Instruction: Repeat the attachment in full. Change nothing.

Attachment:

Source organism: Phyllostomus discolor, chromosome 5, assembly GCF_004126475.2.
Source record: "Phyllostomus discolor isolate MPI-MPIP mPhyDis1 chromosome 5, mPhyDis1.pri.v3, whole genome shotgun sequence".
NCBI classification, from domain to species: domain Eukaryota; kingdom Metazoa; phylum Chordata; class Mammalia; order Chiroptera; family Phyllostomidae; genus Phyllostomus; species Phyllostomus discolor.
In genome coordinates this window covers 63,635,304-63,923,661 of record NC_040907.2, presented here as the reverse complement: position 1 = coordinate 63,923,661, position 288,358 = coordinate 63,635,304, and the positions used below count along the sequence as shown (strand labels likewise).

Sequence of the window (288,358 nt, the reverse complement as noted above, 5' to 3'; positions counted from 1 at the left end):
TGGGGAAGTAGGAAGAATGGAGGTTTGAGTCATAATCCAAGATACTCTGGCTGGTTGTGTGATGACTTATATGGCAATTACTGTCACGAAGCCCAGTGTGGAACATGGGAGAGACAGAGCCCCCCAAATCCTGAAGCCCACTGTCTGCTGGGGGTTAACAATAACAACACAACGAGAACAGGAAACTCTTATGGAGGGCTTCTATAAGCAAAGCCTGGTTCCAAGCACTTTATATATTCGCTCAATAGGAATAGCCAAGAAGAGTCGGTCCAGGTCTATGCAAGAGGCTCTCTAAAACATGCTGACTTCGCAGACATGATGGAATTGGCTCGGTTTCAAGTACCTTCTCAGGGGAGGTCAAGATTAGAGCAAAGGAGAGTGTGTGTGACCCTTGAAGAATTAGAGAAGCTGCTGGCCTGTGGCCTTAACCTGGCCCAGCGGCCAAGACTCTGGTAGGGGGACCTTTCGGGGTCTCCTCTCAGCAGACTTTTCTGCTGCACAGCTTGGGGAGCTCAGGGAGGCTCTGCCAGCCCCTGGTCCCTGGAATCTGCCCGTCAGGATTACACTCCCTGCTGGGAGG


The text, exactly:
Source organism: Phyllostomus discolor, chromosome 5, assembly GCF_004126475.2.
Source record: "Phyllostomus discolor isolate MPI-MPIP mPhyDis1 chromosome 5, mPhyDis1.pri.v3, whole genome shotgun sequence".
NCBI classification, from domain to species: domain Eukaryota; kingdom Metazoa; phylum Chordata; class Mammalia; order Chiroptera; family Phyllostomidae; genus Phyllostomus; species Phyllostomus discolor.
In genome coordinates this window covers 63,635,304-63,923,661 of record NC_040907.2, presented here as the reverse complement: position 1 = coordinate 63,923,661, position 288,358 = coordinate 63,635,304, and the positions used below count along the sequence as shown (strand labels likewise).

Sequence of the window (288,358 nt, the reverse complement as noted above, 5' to 3'; positions counted from 1 at the left end):
TGGGGAAGTAGGAAGAATGGAGGTTTGAGTCATAATCCAAGATACTCTGGCTGGTTGTGTGATGACTTATATGGCAATTACTGTCACGAAGCCCAGTGTGGAACATGGGAGAGACAGAGCCCCCCAAATCCTGAAGCCCACTGTCTGCTGGGGGTTAACAATAACAACACAACGAGAACAGGAAACTCTTATGGAGGGCTTCTATAAGCAAAGCCTGGTTCCAAGCACTTTATATATTCGCTCAATAGGAATAGCCAAGAAGAGTCGGTCCAGGTCTATGCAAGAGGCTCTCTAAAACATGCTGACTTCGCAGACATGATGGAATTGGCTCGGTTTCAAGTACCTTCTCAGGGGAGGTCAAGATTAGAGCAAAGGAGAGTGTGTGTGACCCTTGAAGAATTAGAGAAGCTGCTGGCCTGTGGCCTTAACCTGGCCCAGCGGCCAAGACTCTGGTAGGGGGACCTTTCGGGGTCTCCTCTCAGCAGACTTTTCTGCTGCACAGCTTGGGGAGCTCAGGGAGGCTCTGCCAGCCCCTGGTCCCTGGAATCTGCCCGTCAGGATTACACTCCCTGCTGGGAGG